There’s a saying about having your pie and eating it, but a team of researchers from the Monash University in Australia are ready to debunk it, at least as far as solar cells go. More specifically, a team of researchers led by professor Jacek Jasieniak has developed a semi-transparent solar cell that could be used on the windows of buildings. This way, the dwellers would be able to enjoy the view outside as well as to let some light in, while the windows will be generating electric power by capturing some of the incoming light.
The team is already collaborating with “Viridian Glass”, Australia’s largest glass manufacturer to explore the commercial possibilities of their solar cells.
Their first actual tests have shown that two square meters of a solar window would be able to generate as much electricity as a conventional solar panel installed on the roof. From a performance perspective, the new solar cell is impressive, reaching an efficiency of 17%, which is comparable to rooftop panels.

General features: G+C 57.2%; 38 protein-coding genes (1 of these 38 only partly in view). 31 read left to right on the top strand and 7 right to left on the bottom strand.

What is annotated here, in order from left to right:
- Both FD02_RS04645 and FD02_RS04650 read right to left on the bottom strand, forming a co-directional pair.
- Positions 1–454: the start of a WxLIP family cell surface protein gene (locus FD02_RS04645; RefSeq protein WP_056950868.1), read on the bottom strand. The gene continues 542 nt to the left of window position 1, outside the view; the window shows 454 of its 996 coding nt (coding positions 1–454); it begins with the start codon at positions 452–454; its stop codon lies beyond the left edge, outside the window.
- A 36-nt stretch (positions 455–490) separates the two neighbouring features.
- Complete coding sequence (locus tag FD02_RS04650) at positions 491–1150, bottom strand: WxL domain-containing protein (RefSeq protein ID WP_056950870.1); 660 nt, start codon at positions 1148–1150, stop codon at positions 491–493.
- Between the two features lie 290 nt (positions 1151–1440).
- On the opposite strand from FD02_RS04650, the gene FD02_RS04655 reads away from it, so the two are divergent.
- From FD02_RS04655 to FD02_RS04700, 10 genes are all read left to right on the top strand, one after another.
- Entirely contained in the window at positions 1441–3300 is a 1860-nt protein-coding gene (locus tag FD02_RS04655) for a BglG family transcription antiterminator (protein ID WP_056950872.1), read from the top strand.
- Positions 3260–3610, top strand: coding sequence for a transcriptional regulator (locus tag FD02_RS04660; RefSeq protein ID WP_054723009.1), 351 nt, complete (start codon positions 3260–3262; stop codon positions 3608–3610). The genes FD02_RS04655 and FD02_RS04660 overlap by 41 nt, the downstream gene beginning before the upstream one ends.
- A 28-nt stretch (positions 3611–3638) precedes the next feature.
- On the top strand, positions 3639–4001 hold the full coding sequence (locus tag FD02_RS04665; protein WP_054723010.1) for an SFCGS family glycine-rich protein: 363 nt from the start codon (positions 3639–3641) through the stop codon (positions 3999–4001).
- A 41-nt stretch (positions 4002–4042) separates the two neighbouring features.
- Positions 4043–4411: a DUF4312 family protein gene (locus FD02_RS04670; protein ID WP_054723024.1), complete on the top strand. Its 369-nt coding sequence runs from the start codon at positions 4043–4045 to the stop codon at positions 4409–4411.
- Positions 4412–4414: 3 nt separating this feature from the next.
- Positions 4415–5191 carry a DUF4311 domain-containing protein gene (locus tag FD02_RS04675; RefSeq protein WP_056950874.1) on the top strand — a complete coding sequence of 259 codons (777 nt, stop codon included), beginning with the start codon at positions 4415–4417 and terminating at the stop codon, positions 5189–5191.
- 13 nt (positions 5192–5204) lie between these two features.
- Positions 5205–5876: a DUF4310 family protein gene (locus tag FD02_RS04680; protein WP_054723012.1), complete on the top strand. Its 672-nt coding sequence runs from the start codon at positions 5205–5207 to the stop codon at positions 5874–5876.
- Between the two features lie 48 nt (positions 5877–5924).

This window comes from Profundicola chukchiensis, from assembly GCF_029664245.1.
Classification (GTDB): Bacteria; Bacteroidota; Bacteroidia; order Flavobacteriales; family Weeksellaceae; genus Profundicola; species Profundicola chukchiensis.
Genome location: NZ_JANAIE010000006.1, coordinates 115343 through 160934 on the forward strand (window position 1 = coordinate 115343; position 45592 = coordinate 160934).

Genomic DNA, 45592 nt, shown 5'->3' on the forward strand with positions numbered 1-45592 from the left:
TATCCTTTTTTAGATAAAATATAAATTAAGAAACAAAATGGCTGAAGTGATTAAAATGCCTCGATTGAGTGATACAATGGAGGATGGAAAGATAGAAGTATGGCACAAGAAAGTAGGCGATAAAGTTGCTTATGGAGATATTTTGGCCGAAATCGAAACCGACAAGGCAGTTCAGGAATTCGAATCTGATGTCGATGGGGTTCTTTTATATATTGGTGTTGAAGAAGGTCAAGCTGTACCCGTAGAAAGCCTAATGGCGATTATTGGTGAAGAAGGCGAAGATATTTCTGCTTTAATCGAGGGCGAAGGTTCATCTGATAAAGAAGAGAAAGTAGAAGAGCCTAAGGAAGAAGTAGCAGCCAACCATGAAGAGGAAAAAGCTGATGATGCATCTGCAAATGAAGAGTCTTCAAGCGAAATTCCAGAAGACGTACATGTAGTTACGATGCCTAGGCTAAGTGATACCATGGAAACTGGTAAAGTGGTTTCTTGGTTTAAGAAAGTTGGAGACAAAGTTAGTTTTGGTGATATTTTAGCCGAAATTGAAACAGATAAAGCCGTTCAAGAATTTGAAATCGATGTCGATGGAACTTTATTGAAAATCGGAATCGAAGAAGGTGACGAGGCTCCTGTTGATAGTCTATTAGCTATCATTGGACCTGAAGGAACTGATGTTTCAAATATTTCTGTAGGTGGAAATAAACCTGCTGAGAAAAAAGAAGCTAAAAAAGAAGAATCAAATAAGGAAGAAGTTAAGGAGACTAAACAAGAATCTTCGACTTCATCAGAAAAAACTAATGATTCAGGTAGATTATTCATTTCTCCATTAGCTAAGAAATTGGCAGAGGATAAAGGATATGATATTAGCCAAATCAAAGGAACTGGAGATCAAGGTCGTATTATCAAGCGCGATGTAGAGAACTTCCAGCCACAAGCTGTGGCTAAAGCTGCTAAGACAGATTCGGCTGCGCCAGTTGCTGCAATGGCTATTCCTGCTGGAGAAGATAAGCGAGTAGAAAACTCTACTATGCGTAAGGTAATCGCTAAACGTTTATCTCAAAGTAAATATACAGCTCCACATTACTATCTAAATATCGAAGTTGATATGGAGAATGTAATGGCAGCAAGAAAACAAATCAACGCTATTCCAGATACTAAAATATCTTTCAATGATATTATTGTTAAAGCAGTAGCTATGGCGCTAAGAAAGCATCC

Jasieniak explained that the more transparent you go, the less efficient the panel gets, which is understandable. Approaching the matter from a realistic perspective, all buildings use some tint on the windows, so nobody aims for a fully transparent glass anyway.
For an opaqueness level that is similar to what we see right now on most high-rise buildings (90%), the solar cell windows would generate approximately 140 Watt per square meter. If one was to install such windows on a multi-story building with large window panels, the amount of electricity would make the investment a no-brainer.
However, Jasieniak estimates that no product can be made commercially available in less than ten years from now, so we will have to rely solely on rooftop solar panels for a little while longer.
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